With the era we live in it’s almost become a commodity to work in the field you’ve schooled for. Usually, most of people find themselves working jobs they are not that passionate about either because those bring money or because they were the first thing offered to them after getting a degree. This, no doubt, leads to dissatisfaction that then ends in low quality employee engagement at a work place. Further, statistics have shown that more than 50% of people have low engagement at their work places.
Now, we could blame the workers and let them handle the burden of the company not working as well as it could but they are not the only ones to blame. Managers and employers usually forget that they are the ones holding the whole team together and their attitude reflects onto people working under them. Sometimes, the employer’s attitude can make or break a team. It is collective responsibility to get things moving in order to improve employee engagement. And, this is how:
Employee Engagement and the Big Picture
Employers usually forget that they are not in it alone – leading a company to a success isn’t something that can be achieved without workers and it’s one trait that should never be forgotten. But, if you don’t trust your employees enough to share your vision with them, count that the whole thing will go to waste. Naturally, not all planning, statistics and other should be shared with the employees (they likely don’t care and/or are unfamiliar with the technical part of your decision-making) but the overall vision is something that should be shared with people you work with.
This way they know why they are working hard, or – this is how they realize why it is important to work hard. We all respond well to goals, so letting your employees see the big picture is the first step to having them more dedicated and engaged with the work they do.
There is a reason why we have division of power in the work pyramid. Some people are good at observing, criticizing and giving a good business advice/direction about a certain job at hand. These people are called leaders. Unless they are able to be objective and critical about current systems, they don’t really deserve the title. Still, there is a difference between being objectively involved and critical, and being a prick. Each leader needs to know the difference. Confusing and complicated processes can lead to slow decision-making, low engagement and overall dissatisfaction of workers.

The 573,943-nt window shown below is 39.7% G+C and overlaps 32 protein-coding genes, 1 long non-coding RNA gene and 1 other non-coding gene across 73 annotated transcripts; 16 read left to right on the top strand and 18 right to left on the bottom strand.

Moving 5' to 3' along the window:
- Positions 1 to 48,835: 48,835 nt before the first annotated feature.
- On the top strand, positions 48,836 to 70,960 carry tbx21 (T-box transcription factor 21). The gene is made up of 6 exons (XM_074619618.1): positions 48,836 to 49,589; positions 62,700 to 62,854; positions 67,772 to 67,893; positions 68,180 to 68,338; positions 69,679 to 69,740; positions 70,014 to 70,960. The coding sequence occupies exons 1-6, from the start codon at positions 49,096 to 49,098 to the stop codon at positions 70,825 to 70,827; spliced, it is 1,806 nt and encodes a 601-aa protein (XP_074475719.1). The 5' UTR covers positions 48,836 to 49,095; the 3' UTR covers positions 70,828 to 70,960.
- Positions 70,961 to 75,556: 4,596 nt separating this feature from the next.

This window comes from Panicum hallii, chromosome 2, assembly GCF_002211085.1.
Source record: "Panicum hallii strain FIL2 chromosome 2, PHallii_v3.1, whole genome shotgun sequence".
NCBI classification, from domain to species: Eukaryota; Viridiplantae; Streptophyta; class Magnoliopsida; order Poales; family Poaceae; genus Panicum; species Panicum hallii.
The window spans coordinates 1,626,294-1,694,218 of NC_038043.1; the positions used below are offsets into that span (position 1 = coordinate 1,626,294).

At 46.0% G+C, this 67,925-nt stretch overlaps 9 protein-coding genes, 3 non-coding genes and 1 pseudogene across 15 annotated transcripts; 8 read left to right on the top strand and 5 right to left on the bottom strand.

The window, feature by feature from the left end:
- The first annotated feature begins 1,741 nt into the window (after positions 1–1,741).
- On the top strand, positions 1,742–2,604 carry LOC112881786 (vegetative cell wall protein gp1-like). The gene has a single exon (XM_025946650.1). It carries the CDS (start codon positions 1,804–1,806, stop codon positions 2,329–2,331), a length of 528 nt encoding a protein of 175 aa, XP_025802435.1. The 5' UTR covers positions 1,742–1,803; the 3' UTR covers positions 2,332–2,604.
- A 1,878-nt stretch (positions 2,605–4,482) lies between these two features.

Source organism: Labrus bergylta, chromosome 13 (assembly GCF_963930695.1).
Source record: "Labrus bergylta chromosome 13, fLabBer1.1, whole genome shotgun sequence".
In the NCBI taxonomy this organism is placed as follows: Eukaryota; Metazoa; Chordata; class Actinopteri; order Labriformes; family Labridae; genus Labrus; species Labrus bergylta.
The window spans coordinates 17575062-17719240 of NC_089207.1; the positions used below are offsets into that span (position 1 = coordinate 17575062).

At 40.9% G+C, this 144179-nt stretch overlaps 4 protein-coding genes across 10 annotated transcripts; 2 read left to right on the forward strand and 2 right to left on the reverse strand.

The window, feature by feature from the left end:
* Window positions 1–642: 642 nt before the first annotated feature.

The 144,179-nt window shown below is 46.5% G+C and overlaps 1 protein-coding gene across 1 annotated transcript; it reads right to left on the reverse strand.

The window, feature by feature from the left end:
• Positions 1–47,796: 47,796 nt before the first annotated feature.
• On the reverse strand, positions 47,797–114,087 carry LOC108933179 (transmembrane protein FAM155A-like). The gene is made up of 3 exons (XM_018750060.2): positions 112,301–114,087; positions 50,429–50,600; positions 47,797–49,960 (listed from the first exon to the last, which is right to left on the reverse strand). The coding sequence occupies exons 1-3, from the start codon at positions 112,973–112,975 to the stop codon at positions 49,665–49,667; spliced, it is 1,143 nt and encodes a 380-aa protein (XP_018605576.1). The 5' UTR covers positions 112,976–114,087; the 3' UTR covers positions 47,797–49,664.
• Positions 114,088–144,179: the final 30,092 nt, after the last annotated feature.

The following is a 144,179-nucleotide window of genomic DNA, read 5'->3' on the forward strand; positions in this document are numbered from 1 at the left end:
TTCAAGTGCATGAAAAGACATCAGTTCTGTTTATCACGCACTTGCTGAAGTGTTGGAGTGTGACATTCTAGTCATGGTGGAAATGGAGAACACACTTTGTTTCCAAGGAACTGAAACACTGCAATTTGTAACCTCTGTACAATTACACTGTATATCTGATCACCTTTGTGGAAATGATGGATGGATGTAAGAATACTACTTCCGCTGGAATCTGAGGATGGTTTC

This is why a leader needs to include the employee in work functioning, explain his/her vision about how things should be and explain the employee how important a role he/she holds. If the worker isn’t given an objective feedback on his/her work, there is no space for improvement and/or correction of mistakes.
To have better employee engagement you want the workplace to be a space where people actually communicate and feel like they are a part of the work family. The more accepted and valued they feel, the better results they’ll give. When working in a sterile environment, nobody is motivated to give their best. Each team has people that do everything to hold things together and at the same time those that try to tear everything part.
You need to identify “problem people” and see how to deal with them. This doesn’t necessarily mean term their employments. It means approaching them reasonably and talking about a problem. Can they be more collegial? Can they better their work? Are they ready to change and adapt? Would they feel better working in another department?
By eliminating toxic and dysfunctional team behaviors you are creating a fertile land of employee opportunity.
Naturally, as a leader/employer you’ve got only one thing in mind – progress. And, this IS important, if not crucial. But you must never forget you are working with people, not machines. Treating your staff like they are replaceable entities will send them the message of just that – lack of appreciation and respect. You need to understand and appreciate people you work with – don’t make a fuss about sick/personal day. If you feel an employee is breaking down with exhaustion, give him/her a couple of days off to recharge.
It’s in your best interest to keep your colleagues happy. For example, many companies have a habit of organizing office gatherings once a month, usually the last Friday of a month. They make it a small office party where everybody can jam, talk, relax and get to interact with one another. This is one of the ways we keep our colleagues’ spirits up. Once they know you appreciate every second they spend making you money, they’ll be willing to continue doing it.